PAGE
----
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All Issues > Volume 18, Issue 5

<< Friday, August 2, 2002 >> St. Eusebius of Vercelli
Jeremiah 26:1-9
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Psalm 69:5, 8-10, 14 Matthew 13:54-58
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"If you disobey Me, not living according to the law I placed before you and not listening to the words of My servants the prophets, whom I send you constantly though you do not obey them..." —Jeremiah 26:4-5

At daily Mass, we have been reading from the prophet Jeremiah for about ten days. We will continue to read from Jeremiah for another week. Day after day, we read that God's word spoken through Jeremiah and almost all other prophets was not accepted. The hardness of the human heart is so great that even Jesus, the greatest Prophet, was not accepted in His native place (Mt 13:57). Even after His death on the cross and glorious resurrection, Jesus is not accepted. How hard can our hearts be!

In four days, we will celebrate Jesus' Transfiguration, when God the Father from the overshadowing cloud of the Holy Spirit announced: "This is My beloved Son on Whom My favor rests. Listen to Him" (Mt 17:5). Initially, even the message of Jesus' Transfiguration did not soften hardened hearts. Finally, at the first Christian Pentecost, the Holy Spirit did the amazing miracle of opening hardened hearts to Jesus. Jesus' disciples listened to Him, and the Church was born.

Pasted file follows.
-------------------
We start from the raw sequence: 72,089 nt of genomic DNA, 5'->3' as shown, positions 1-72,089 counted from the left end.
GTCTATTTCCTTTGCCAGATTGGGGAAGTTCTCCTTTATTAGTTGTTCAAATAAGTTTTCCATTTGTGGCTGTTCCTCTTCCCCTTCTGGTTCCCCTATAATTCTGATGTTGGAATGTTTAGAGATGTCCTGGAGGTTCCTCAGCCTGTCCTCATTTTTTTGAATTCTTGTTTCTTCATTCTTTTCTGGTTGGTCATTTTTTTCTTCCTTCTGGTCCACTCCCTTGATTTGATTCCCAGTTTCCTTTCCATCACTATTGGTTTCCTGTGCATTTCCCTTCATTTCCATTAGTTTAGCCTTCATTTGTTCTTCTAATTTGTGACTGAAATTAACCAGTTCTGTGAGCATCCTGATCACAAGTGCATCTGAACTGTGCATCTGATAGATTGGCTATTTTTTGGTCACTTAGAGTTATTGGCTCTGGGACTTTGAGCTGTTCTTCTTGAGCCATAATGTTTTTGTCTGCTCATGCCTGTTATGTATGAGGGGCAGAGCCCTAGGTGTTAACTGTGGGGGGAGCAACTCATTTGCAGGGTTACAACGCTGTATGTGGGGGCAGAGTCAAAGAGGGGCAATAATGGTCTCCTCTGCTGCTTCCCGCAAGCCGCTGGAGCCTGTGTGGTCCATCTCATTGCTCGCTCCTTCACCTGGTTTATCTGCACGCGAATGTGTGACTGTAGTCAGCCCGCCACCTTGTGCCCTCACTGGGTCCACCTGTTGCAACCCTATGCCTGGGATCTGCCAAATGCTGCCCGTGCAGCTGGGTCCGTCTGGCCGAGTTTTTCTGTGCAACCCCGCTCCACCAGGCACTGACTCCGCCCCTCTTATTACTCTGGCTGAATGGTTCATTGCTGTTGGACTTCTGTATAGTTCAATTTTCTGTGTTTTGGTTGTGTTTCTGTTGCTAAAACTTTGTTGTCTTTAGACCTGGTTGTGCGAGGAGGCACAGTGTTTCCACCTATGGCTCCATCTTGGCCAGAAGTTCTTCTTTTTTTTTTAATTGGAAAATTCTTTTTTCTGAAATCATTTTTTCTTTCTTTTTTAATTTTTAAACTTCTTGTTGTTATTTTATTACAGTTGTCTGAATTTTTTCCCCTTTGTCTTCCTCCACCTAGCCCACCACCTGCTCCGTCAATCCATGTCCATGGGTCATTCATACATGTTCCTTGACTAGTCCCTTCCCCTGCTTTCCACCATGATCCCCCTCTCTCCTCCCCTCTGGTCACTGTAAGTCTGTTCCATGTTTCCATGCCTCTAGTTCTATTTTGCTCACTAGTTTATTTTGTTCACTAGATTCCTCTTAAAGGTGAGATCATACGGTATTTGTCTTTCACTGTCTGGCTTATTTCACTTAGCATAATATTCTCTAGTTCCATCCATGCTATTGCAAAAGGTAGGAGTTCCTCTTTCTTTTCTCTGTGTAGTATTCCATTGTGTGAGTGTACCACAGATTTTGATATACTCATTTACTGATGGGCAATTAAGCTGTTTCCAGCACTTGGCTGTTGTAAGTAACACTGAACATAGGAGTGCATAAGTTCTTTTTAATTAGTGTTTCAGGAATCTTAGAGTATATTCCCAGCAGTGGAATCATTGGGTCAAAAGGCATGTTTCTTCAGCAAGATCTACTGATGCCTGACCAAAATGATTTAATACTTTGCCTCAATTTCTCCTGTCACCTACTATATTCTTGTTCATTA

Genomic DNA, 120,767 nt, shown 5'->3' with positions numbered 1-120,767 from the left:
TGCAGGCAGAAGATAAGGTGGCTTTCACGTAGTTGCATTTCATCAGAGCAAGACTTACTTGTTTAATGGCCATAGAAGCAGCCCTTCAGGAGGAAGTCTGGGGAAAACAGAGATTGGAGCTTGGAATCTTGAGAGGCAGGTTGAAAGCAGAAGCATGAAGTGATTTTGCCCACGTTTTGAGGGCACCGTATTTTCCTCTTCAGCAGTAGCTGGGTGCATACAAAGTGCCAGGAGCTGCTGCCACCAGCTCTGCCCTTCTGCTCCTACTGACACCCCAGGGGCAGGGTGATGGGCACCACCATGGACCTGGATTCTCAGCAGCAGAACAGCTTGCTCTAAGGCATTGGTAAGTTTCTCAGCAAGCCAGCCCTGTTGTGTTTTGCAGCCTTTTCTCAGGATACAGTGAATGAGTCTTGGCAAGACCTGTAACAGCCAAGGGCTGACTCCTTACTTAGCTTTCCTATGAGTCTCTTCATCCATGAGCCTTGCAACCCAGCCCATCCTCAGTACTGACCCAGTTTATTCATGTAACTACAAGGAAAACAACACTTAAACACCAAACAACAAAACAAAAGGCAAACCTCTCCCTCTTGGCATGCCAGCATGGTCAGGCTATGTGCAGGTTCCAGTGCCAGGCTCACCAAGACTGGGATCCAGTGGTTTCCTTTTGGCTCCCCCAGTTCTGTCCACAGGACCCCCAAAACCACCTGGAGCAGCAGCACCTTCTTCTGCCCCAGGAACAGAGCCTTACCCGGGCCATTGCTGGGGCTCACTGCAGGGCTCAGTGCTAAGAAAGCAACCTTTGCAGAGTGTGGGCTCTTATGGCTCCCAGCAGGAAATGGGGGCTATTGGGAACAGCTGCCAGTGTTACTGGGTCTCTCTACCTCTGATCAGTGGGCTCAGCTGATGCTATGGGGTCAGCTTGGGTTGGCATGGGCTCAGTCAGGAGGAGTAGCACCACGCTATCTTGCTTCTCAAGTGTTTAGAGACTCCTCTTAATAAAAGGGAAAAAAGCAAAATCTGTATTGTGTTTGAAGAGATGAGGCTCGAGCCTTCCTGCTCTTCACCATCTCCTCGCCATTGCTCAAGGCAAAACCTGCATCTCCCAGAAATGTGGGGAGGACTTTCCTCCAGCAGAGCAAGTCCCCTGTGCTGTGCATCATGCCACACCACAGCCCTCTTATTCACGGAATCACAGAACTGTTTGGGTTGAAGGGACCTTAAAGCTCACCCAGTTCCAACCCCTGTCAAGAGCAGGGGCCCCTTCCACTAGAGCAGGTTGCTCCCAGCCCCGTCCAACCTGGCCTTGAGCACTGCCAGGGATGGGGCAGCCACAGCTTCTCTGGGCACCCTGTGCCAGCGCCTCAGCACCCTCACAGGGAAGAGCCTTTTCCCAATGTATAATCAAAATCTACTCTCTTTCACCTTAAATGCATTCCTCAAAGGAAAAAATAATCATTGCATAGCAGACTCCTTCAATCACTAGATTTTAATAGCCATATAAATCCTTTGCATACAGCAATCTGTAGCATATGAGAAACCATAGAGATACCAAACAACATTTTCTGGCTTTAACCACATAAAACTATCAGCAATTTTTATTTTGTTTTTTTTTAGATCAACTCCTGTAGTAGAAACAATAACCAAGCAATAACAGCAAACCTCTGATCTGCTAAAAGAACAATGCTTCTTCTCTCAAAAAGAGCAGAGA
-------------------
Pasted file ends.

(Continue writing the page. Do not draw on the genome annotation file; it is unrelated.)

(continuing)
God our Father, send the Holy Spirit to do the miracle of Pentecost so that we will listen to Jesus.

Prayer: Father, break open my hardened heart.
Promise: "In Your great kindness answer me with Your constant help." —Ps 69:14
Praise: Even in the sufferings of being exiled for his faith, St. Eusebius rejoiced in the Lord and encouraged his fellow believers, writing: "Dearly beloved, I rejoice in your faith, in the salvation that comes from faith, in your good works."
(For a related teaching, order our tape Do I Have and Do I Want the Gift of Prophecy? on audio AV 14B-1 or video V 14B.)
Nihil obstat: Reverend Robert L. Hagedorn, February 7, 2002
Imprimatur: †Most Reverend Carl K. Moeddel, Vicar General and Auxiliary Bishop of the Archdiocese of Cincinnati, February 12, 2002
The Nihil obstat and Imprimatur are a declaration that a book or pamphlet is considered to be free from doctrinal or moral error. It is not implied that those who have granted the Nihil obstat and Imprimatur agree with the contents, opinions, or statements expressed.
Volume 18, Issue 5
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